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Factors that influence the release of metals from stainless steels exposed to physiological media
KTH, School of Chemical Science and Engineering (CHE), Chemistry, Corrosion Science.ORCID iD: 0000-0002-2123-2201
KTH, School of Chemical Science and Engineering (CHE), Chemistry, Corrosion Science.ORCID iD: 0000-0003-2206-0082
KTH, School of Chemical Science and Engineering (CHE), Chemistry, Corrosion Science.ORCID iD: 0000-0002-9453-1333
2006 (English)In: Corrosion Science, ISSN 0010-938X, E-ISSN 1879-0496, Vol. 48, no 8, 2120-2132 p.Article in journal (Refereed) Published
Abstract [en]

Release rates of chromium, nickel and iron from grade 304 stainless steel with three different surface finishes, BA, 2B and 2D, have been determined after exposure to artificial lysosomal fluid. Metal release rates are discussed in relation to corrosion resistance, compositional changes of the outermost surface film of the stainless steel and to measurements of the effective surface area and roughness. The total metal release decreased in the following sequence: 2D > 2B approximate to BA, and was primarily related to the electrochemically active surface area. No direct correlation was observed between corrosion resistance and metal release rates.

Place, publisher, year, edition, pages
2006. Vol. 48, no 8, 2120-2132 p.
Keyword [en]
stainless steel; EIS; XPS; passive film
National Category
Engineering and Technology
Identifiers
URN: urn:nbn:se:kth:diva-8526DOI: 10.1016/j.corsci.2005.08.006ISI: 000240055200017Scopus ID: 2-s2.0-33746266425OAI: oai:DiVA.org:kth-8526DiVA: diva2:13874
Note
QC 20100810Available from: 2008-05-27 Created: 2008-05-27 Last updated: 2017-12-14Bibliographically approved
In thesis
1. Bioaccessibility of Stainless Steels: Importance of Bulk and Surface Features
Open this publication in new window or tab >>Bioaccessibility of Stainless Steels: Importance of Bulk and Surface Features
2008 (English)Doctoral thesis, comprehensive summary (Other scientific)
Abstract [en]

With increasing environmental awareness, the desire to protect human beings and the environment from adverse effects induced by dispersed metals has become an issue of great concern and interest. New policies, such as REACH (Registration, Evaluation, Authorisation and Restriction of Chemicals) within the European Community, have been implemented to reduce hazards posed by the use of chemicals on producers and downstream users. The generation of exposure assessment data and relevant test procedures able to simulate realistic scenarios are essential in such legislative actions.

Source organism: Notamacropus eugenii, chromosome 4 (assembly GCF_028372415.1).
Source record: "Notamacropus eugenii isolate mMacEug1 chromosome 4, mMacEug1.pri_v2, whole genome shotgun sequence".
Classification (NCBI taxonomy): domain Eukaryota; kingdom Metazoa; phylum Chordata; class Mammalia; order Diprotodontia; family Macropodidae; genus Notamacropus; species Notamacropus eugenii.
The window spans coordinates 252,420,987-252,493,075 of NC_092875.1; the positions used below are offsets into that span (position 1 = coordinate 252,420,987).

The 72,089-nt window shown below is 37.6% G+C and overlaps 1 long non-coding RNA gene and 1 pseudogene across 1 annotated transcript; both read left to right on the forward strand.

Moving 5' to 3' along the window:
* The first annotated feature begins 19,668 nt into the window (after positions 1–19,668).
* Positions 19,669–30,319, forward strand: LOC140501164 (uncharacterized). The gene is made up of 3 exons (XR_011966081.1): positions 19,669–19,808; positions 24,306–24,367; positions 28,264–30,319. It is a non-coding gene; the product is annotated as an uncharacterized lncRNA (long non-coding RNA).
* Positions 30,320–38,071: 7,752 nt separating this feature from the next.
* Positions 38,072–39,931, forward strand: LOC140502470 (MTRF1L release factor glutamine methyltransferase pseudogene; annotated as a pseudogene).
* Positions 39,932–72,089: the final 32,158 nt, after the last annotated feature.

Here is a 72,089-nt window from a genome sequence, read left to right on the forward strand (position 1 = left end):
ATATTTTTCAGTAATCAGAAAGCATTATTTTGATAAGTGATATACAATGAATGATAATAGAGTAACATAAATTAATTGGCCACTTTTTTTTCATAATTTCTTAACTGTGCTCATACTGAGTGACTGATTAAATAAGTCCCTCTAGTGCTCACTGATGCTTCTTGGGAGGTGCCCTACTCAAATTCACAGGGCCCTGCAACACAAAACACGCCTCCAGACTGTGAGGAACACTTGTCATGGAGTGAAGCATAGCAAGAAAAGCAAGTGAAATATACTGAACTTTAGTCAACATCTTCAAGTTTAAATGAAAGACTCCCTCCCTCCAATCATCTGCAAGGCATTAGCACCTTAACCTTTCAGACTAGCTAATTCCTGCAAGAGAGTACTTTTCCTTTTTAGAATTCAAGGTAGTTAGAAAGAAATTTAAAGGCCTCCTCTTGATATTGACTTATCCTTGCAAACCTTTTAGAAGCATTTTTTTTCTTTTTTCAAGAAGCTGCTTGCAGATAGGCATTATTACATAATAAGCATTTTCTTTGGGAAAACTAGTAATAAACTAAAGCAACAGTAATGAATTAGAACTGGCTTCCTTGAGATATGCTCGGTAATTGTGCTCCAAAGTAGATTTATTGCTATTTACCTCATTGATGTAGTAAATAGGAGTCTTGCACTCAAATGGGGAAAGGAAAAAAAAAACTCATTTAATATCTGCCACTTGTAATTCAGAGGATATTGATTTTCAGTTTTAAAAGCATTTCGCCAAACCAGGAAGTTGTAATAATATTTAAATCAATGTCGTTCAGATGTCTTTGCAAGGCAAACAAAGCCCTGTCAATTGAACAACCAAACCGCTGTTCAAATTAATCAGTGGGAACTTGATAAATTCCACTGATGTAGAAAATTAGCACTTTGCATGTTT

This doctoral study was initiated to fill knowledge gaps related to the metal release process of stainless steels. A wide range of stainless steel grades, fourteen in total, were investigated. They cover a very broad range of applications, and the focus in the thesis was to simulate a few selected exposure scenarios: precipitation, the human body and food intake. Comparisons were made between metal release from stainless steel alloys and the pure metals that constitute each stainless steel in order to explore the differences between alloys and pure metals, and to provide quantitative data on metal release rates of different alloy constituents. Because of similar surface properties between stainless steel and pure chromium, this metal exhibits similar release rates, whereas iron and nickel exhibit significantly lower release rates as alloy components than as pure metals. Detailed studies were also performed to elucidate possible relations between metal release and steel surface properties. Key parameters turned out to be chromium enrichment of the self-passivating surface film, surface roughness, the electrochemically active surface area and the microstructure of the steel substrate. The degree of metal release increased with decreasing chromium content in the surface oxide, increasing surface roughness, and increasing presence of inhomogeneities in the bulk matrix.

More detailed studies were initiated to possibly correlate the nucleation of metastable pits and the extent of metal release. Evidence was given that metastable pits exist even when the stainless steel is passive, and may cause extremely short-lived bursts of released metal before the surface film repassivates again.

Place, publisher, year, edition, pages
Stockholm: KTH, 2008. 73 p.
Series
Trita-CHE-Report, ISSN 1654-1081 ; 2008:39
Keyword
Stainless steel, iron, chromium, nickel, corrosion, metal release, artificial rain, synthetic body fluids, acetic acid, surface oxide, surface finish
National Category
Physical Chemistry
Identifiers
urn:nbn:se:kth:diva-4773 (URN)978-91-7178-977-8 (ISBN)
Public defence
2008-06-03, F3, KTH, Lindstedtsvägen 26, Stockholm, 10:00
Opponent
Supervisors
Note
QC 20100810Available from: 2008-05-27 Created: 2008-05-27 Last updated: 2010-08-10Bibliographically approved

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Herting, GunillaOdnevall Wallinder, IngerLeygraf, Christofer

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